“People do pull together in times of hardship and that’s why we need to produce the brochure. It’s for everybody.”

Carol came up with the idea for the brochure as part of her business plan when she first launched Not Just Crafty three years ago.

When she first started, she also released a trial magazine, Hidden Gems of Eastwood.

Carol said: “We need to help ourselves in Eastwood because we’re not getting the support we would like.

“I know we should make the magazine to help each other because everybody is striving to run their own business – and we should be spreading the footfall out.”

Some of the other businesses involved are Love Stationery, Firetop Mountain toy shop, Phoenix Cue Sports, Glints hair salon, The White Peacock Coffee Shop, Charles Newton & Co Solicitors and the DH Lawrence Birthplace Museum.

There will also be various other groups involved, such as the Eastwood Neighbourhood Watch, Breathe Easy and Age Concern.

Carol, who lives in the Giltbrook area, said she hopes the magazine will be “informative” to readers and not just about the business side of things.

So she has made sure to include car parking facilities in the area, doctors’ locations and any other services based in the area.

She also wanted to add other places to visit into the mixture, such as heritage centres, parks to see and buildings to visit.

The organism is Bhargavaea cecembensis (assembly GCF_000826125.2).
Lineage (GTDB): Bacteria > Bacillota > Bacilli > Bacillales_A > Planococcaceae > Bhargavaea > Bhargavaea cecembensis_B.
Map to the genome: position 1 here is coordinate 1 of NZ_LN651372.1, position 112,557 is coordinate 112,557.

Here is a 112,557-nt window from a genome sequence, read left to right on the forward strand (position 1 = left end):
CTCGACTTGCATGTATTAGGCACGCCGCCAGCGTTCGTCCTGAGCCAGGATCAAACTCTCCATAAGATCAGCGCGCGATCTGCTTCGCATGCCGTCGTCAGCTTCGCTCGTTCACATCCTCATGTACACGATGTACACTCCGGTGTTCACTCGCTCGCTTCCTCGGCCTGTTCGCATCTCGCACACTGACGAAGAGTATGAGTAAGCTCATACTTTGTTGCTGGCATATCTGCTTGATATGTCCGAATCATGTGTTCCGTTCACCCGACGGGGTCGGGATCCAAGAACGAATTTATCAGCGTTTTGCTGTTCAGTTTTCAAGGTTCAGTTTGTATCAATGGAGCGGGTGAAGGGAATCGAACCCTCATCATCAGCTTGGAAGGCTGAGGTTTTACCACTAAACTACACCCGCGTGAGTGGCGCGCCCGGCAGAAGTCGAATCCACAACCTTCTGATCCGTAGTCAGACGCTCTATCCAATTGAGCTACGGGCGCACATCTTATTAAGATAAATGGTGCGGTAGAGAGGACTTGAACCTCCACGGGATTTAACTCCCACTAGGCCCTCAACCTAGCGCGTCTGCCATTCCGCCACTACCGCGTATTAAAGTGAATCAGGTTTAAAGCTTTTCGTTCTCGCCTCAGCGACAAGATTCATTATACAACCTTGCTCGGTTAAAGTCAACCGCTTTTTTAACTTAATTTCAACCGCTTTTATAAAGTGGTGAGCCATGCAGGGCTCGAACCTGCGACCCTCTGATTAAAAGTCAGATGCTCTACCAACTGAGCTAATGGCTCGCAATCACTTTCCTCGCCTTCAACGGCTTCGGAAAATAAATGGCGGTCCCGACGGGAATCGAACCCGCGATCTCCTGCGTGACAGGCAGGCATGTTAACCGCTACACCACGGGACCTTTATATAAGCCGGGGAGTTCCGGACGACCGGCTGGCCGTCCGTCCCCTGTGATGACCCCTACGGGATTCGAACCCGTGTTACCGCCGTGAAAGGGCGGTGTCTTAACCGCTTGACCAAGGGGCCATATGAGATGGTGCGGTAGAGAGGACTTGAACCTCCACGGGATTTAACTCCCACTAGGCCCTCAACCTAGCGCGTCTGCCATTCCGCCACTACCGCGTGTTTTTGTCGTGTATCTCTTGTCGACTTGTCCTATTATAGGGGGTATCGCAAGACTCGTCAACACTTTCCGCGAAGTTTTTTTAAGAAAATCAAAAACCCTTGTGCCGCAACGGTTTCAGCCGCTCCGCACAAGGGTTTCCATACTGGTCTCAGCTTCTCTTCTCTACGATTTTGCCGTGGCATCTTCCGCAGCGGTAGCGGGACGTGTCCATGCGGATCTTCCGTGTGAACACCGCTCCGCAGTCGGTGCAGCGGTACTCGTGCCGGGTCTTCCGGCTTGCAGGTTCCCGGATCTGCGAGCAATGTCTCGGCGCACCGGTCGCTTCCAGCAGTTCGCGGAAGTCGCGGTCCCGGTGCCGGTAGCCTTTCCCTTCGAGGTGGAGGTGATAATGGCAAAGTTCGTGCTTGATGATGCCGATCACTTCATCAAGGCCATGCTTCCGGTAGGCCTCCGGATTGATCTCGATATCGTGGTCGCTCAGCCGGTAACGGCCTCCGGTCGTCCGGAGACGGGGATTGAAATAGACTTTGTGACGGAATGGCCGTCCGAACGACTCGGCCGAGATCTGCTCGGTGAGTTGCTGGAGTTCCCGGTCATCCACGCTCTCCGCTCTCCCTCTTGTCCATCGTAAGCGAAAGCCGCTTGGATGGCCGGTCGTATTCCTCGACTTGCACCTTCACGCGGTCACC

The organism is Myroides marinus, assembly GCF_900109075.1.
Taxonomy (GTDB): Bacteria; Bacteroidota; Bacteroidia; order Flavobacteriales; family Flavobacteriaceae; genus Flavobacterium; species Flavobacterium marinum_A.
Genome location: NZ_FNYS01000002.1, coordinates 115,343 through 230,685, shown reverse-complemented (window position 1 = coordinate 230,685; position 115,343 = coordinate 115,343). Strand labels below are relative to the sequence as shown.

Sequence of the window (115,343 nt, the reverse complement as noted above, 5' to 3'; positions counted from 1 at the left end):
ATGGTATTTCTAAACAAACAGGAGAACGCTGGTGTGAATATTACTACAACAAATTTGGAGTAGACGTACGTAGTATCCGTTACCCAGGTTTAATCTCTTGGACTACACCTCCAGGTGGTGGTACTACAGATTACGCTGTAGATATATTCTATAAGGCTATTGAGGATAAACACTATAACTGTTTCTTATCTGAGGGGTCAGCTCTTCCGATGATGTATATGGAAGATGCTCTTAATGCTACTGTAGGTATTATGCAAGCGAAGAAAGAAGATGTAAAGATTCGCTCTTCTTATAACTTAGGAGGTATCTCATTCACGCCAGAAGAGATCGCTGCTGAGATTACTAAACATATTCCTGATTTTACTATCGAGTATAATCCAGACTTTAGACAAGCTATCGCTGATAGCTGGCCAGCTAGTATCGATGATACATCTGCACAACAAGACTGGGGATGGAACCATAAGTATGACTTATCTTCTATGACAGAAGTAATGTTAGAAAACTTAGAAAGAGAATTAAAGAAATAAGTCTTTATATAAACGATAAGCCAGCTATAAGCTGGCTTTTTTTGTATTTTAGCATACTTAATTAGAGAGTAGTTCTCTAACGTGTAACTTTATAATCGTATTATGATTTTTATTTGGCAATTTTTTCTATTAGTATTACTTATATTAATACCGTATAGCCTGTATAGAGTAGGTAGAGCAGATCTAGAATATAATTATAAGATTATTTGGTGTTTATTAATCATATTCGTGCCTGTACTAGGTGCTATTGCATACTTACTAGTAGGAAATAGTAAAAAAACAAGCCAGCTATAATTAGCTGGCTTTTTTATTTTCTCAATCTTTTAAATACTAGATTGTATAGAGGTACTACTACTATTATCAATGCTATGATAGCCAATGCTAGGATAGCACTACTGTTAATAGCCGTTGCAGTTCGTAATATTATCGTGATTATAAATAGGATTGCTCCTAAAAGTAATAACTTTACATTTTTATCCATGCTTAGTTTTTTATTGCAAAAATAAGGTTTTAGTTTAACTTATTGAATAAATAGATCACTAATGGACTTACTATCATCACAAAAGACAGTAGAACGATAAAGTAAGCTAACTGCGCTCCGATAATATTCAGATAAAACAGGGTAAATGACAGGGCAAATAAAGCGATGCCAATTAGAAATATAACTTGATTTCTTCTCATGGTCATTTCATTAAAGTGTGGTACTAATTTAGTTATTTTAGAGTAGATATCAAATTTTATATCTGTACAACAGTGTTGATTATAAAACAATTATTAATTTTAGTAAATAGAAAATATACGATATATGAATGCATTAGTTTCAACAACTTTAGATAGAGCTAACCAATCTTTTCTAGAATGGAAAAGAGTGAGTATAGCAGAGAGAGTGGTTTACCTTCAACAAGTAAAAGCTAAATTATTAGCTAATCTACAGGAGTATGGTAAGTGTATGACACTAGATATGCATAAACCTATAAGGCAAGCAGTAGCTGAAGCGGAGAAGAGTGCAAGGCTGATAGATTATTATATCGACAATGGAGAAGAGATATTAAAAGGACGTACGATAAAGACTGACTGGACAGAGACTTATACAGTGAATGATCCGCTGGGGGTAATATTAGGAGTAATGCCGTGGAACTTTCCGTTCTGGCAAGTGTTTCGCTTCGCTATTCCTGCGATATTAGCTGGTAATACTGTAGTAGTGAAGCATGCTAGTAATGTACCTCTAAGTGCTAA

She said: “There’s more to Eastwood than meets the eye, we are right in the hub of somewhere very beautiful -–and people need to be aware of this.

“We have people who have lived in Eastwood for 30 years who don’t even know some of these places existed.

“Eastwood needs to grow, but as a voice on your own, nobody hears you. As a collective, they do.

“And this brochure is about being the voice.

“Stand up and speak, because nobody will speak up for you.”

Sarah Taylor, who owns Phoenix Cue Sports and Firetop Mountain toy shop, both on Mansfield Road, is excited to be part of the project.

She has been part of different community projects over the years and also used to work at what is now Hall Park Academy School.

She said: “The town needs this magazine.

“I’ve been part of various community groups and we have never succeeded in bringing all this information together because it’s a hard task.